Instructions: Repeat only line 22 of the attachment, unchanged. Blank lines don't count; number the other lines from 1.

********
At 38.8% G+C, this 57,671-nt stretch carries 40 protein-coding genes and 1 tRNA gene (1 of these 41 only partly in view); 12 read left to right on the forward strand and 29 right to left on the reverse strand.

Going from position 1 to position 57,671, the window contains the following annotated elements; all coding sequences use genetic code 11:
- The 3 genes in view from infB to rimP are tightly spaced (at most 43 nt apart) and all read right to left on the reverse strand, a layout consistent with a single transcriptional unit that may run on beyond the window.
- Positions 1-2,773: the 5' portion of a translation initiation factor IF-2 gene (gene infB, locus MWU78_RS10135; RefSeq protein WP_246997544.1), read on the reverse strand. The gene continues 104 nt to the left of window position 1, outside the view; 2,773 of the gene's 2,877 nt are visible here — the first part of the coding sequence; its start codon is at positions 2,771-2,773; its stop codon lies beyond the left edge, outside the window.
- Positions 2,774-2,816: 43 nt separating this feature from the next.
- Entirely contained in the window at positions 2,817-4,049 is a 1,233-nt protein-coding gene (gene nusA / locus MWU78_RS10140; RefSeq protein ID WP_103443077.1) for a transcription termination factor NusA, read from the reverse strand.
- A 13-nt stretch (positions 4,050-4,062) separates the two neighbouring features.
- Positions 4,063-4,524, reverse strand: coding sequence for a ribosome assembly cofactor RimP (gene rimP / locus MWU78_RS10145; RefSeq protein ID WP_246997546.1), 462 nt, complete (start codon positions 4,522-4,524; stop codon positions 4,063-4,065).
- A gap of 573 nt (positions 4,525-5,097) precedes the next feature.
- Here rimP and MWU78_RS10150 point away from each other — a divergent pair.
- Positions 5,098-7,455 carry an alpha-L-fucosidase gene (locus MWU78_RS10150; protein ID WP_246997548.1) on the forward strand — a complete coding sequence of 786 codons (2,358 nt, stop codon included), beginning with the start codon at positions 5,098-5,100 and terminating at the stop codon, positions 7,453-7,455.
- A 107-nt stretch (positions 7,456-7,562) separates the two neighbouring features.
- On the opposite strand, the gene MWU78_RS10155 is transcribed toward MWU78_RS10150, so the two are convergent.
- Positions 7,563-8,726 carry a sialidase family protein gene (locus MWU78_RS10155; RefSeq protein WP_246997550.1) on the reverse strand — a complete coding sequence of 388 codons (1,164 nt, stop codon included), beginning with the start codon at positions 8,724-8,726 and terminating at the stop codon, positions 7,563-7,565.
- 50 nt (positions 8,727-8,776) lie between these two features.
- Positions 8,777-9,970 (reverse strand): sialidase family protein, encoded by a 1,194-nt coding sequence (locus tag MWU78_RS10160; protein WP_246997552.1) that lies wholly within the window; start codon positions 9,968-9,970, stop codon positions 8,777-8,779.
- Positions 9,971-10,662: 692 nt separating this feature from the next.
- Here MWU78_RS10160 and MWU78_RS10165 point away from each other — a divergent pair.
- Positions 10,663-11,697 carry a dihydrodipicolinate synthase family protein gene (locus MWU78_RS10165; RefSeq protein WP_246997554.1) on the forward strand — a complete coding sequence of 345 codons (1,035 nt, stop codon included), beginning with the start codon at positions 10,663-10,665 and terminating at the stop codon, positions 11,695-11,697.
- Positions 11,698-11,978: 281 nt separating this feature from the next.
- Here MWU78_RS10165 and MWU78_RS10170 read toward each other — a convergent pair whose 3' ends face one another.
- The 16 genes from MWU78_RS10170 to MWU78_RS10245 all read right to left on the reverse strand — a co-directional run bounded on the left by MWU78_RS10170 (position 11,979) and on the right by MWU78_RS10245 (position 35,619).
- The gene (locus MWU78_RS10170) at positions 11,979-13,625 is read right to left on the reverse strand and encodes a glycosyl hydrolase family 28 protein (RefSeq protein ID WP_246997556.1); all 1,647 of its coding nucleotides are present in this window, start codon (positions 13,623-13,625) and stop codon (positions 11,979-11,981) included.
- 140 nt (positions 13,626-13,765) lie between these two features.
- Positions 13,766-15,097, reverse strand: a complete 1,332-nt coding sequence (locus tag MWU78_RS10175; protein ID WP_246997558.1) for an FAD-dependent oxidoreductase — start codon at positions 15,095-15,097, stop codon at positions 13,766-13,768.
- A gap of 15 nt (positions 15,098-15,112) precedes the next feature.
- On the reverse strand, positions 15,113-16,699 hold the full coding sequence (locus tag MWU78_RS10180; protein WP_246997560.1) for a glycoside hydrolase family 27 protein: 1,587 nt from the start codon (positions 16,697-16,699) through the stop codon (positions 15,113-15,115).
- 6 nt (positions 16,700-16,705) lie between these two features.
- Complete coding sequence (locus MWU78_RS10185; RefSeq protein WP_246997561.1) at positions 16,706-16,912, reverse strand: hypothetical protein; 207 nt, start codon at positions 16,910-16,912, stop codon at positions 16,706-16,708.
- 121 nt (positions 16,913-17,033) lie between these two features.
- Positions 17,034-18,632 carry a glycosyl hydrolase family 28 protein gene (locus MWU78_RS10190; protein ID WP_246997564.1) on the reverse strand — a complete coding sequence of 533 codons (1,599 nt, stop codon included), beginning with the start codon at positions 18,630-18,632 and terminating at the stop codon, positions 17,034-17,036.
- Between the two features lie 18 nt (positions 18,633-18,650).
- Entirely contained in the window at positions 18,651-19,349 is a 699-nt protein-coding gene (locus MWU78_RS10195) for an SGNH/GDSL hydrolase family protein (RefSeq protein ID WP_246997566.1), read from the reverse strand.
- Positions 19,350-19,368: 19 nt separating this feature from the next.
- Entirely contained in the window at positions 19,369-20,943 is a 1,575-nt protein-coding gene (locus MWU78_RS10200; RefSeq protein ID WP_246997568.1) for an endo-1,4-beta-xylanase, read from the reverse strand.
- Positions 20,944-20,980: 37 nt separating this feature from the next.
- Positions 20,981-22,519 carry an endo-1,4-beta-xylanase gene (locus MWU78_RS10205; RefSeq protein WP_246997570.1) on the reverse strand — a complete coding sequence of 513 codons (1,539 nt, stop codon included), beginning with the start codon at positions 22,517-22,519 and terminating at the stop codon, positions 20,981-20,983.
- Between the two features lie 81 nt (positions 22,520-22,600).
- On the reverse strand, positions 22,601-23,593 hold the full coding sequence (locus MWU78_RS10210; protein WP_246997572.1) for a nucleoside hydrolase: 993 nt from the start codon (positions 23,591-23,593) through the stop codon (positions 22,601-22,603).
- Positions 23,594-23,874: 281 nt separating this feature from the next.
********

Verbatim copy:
- The 16 genes from MWU78_RS10170 to MWU78_RS10245 all read right to left on the reverse strand — a co-directional run bounded on the left by MWU78_RS10170 (position 11,979) and on the right by MWU78_RS10245 (position 35,619).